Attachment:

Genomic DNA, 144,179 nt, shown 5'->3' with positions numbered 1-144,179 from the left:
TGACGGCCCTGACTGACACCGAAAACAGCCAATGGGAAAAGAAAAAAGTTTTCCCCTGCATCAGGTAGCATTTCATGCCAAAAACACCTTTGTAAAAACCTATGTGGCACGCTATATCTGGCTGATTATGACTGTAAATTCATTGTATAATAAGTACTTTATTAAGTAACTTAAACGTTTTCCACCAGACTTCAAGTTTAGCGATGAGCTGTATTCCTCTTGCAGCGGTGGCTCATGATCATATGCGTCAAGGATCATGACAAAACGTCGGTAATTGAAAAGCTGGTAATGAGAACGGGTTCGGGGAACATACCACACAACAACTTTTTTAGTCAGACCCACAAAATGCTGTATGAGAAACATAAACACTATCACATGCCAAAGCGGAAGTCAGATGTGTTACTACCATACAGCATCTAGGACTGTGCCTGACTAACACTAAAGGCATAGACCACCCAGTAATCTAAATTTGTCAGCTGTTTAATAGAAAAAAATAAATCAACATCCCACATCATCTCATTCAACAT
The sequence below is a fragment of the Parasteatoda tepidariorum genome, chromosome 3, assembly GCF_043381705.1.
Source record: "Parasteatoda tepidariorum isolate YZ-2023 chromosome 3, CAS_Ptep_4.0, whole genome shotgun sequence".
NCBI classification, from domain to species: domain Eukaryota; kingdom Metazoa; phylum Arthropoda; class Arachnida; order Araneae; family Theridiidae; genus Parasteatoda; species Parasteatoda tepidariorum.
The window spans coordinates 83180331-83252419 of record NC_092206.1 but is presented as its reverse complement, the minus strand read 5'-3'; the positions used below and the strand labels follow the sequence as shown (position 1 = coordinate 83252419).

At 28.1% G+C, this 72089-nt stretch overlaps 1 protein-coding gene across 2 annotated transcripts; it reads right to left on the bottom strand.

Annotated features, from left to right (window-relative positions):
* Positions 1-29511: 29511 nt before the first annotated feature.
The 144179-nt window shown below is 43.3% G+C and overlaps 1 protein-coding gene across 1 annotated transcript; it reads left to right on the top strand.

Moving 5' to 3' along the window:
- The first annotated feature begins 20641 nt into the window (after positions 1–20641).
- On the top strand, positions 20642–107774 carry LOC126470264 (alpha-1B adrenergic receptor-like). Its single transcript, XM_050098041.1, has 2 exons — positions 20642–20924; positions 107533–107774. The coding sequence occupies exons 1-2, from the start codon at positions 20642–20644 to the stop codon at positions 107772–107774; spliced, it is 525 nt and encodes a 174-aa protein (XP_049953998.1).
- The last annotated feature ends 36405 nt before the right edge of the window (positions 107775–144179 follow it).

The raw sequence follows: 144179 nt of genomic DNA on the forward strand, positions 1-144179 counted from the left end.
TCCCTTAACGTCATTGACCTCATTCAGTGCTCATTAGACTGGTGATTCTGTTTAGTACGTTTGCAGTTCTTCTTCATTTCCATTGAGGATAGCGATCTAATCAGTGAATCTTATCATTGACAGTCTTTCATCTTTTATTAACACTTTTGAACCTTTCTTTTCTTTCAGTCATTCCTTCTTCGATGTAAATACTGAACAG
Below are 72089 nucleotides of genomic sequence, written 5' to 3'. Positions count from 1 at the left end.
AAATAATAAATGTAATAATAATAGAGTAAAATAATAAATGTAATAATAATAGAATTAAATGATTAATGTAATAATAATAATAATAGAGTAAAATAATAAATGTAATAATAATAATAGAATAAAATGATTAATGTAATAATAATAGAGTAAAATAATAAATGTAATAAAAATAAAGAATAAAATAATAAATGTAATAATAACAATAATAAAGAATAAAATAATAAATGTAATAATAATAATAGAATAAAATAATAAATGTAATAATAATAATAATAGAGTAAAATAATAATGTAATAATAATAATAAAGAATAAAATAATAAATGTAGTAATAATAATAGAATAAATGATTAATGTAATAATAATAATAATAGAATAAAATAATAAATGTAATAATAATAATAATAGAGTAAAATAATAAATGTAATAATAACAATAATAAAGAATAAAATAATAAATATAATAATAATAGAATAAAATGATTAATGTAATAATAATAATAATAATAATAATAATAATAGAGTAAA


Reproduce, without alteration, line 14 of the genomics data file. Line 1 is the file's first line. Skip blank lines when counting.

- The last annotated feature ends 36405 nt before the right edge of the window (positions 107775–144179 follow it).